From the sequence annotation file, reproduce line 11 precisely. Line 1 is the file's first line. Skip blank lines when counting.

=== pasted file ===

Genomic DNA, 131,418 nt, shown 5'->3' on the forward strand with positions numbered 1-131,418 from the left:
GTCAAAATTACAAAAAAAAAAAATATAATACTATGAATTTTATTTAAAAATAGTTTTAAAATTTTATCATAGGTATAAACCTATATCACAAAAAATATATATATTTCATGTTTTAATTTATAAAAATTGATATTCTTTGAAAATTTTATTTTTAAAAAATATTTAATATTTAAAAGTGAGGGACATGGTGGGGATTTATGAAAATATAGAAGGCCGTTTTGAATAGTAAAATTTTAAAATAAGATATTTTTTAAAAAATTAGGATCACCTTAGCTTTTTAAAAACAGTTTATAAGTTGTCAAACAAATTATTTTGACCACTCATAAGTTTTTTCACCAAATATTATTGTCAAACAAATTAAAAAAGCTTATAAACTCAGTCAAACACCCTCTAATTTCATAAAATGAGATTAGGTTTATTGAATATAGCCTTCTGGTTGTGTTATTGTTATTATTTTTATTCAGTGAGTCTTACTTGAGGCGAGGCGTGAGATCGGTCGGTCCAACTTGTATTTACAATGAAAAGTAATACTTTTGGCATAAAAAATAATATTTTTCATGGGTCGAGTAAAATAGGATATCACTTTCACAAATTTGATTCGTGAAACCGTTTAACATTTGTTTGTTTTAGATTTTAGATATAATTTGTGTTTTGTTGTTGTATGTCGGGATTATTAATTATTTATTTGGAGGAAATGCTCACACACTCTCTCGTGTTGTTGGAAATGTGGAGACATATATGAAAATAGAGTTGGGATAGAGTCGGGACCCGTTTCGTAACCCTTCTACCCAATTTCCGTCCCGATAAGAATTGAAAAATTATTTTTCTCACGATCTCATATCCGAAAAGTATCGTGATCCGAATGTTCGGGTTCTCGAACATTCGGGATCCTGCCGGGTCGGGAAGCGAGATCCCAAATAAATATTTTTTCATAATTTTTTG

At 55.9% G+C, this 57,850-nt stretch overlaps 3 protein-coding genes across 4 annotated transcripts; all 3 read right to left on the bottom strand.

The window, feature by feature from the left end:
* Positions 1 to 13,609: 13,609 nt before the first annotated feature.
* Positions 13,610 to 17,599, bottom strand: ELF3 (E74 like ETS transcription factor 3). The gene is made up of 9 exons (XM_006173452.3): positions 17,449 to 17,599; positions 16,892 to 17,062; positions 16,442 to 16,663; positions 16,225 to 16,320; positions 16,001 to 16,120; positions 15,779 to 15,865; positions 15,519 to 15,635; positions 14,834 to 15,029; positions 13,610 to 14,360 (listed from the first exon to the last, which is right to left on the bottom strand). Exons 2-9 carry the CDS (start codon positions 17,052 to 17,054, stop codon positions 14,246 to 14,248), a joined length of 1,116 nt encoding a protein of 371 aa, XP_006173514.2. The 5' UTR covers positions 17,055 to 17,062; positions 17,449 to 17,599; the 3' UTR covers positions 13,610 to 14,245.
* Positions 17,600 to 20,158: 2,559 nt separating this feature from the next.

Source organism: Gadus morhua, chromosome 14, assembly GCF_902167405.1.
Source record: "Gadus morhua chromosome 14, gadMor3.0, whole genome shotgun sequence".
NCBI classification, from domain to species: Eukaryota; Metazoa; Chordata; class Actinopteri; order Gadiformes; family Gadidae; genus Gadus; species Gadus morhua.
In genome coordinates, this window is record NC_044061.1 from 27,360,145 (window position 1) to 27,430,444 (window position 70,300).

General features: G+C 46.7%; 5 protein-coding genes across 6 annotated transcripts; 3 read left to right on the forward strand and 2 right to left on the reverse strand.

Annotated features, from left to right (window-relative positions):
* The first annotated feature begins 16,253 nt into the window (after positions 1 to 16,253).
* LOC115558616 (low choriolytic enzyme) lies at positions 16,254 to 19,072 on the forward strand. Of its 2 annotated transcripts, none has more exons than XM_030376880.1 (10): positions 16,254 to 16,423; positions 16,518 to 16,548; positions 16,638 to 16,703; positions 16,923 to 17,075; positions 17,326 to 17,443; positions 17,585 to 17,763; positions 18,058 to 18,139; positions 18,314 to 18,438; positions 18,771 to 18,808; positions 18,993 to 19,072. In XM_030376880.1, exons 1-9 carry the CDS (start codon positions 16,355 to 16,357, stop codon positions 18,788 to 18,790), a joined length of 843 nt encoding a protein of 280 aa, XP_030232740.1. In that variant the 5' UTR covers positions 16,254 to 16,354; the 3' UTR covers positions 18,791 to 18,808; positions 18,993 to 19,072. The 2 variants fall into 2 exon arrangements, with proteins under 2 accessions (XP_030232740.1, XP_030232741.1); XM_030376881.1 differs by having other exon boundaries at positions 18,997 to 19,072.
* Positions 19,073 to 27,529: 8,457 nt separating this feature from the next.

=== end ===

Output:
In genome coordinates, this window is record NC_044061.1 from 27,360,145 (window position 1) to 27,430,444 (window position 70,300).